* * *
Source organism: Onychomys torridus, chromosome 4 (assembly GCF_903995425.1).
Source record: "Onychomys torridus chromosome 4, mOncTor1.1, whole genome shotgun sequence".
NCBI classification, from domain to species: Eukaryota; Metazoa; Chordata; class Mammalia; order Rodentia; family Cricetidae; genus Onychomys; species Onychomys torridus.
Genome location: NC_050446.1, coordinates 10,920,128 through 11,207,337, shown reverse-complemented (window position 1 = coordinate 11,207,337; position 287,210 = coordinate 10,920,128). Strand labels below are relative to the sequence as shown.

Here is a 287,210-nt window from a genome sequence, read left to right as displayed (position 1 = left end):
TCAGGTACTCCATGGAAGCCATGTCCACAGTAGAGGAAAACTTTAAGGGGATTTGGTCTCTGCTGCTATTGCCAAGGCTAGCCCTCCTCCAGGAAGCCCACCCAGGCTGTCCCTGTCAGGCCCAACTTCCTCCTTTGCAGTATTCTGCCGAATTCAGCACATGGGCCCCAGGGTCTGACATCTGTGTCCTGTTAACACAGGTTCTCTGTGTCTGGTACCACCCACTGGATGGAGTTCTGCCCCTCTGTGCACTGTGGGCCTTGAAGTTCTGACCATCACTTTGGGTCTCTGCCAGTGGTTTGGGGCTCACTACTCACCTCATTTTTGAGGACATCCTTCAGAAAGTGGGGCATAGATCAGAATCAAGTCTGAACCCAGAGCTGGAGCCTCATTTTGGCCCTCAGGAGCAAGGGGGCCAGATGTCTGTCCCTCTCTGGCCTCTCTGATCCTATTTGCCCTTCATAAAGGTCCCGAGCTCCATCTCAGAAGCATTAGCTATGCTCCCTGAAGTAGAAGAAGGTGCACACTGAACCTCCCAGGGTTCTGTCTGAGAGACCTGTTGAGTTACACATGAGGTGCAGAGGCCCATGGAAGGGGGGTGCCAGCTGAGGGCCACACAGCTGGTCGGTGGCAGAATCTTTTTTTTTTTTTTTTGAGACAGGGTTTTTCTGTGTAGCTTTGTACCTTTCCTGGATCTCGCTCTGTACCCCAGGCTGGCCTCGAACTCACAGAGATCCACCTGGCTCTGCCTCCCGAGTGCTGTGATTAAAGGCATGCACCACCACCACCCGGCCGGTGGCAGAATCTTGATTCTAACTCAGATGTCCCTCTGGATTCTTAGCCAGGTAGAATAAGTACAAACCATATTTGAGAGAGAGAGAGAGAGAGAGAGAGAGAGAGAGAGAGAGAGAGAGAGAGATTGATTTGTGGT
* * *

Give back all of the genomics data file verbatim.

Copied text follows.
Source organism: Onychomys torridus, chromosome 4 (assembly GCF_903995425.1).
Source record: "Onychomys torridus chromosome 4, mOncTor1.1, whole genome shotgun sequence".
NCBI classification, from domain to species: Eukaryota; Metazoa; Chordata; class Mammalia; order Rodentia; family Cricetidae; genus Onychomys; species Onychomys torridus.
Genome location: NC_050446.1, coordinates 10,920,128 through 11,207,337, shown reverse-complemented (window position 1 = coordinate 11,207,337; position 287,210 = coordinate 10,920,128). Strand labels below are relative to the sequence as shown.

Here is a 287,210-nt window from a genome sequence, read left to right as displayed (position 1 = left end):
TCAGGTACTCCATGGAAGCCATGTCCACAGTAGAGGAAAACTTTAAGGGGATTTGGTCTCTGCTGCTATTGCCAAGGCTAGCCCTCCTCCAGGAAGCCCACCCAGGCTGTCCCTGTCAGGCCCAACTTCCTCCTTTGCAGTATTCTGCCGAATTCAGCACATGGGCCCCAGGGTCTGACATCTGTGTCCTGTTAACACAGGTTCTCTGTGTCTGGTACCACCCACTGGATGGAGTTCTGCCCCTCTGTGCACTGTGGGCCTTGAAGTTCTGACCATCACTTTGGGTCTCTGCCAGTGGTTTGGGGCTCACTACTCACCTCATTTTTGAGGACATCCTTCAGAAAGTGGGGCATAGATCAGAATCAAGTCTGAACCCAGAGCTGGAGCCTCATTTTGGCCCTCAGGAGCAAGGGGGCCAGATGTCTGTCCCTCTCTGGCCTCTCTGATCCTATTTGCCCTTCATAAAGGTCCCGAGCTCCATCTCAGAAGCATTAGCTATGCTCCCTGAAGTAGAAGAAGGTGCACACTGAACCTCCCAGGGTTCTGTCTGAGAGACCTGTTGAGTTACACATGAGGTGCAGAGGCCCATGGAAGGGGGGTGCCAGCTGAGGGCCACACAGCTGGTCGGTGGCAGAATCTTTTTTTTTTTTTTTTGAGACAGGGTTTTTCTGTGTAGCTTTGTACCTTTCCTGGATCTCGCTCTGTACCCCAGGCTGGCCTCGAACTCACAGAGATCCACCTGGCTCTGCCTCCCGAGTGCTGTGATTAAAGGCATGCACCACCACCACCCGGCCGGTGGCAGAATCTTGATTCTAACTCAGATGTCCCTCTGGATTCTTAGCCAGGTAGAATAAGTACAAACCATATTTGAGAGAGAGAGAGAGAGAGAGAGAGAGAGAGAGAGAGAGAGAGAGAGAGATTGATTTGTGGT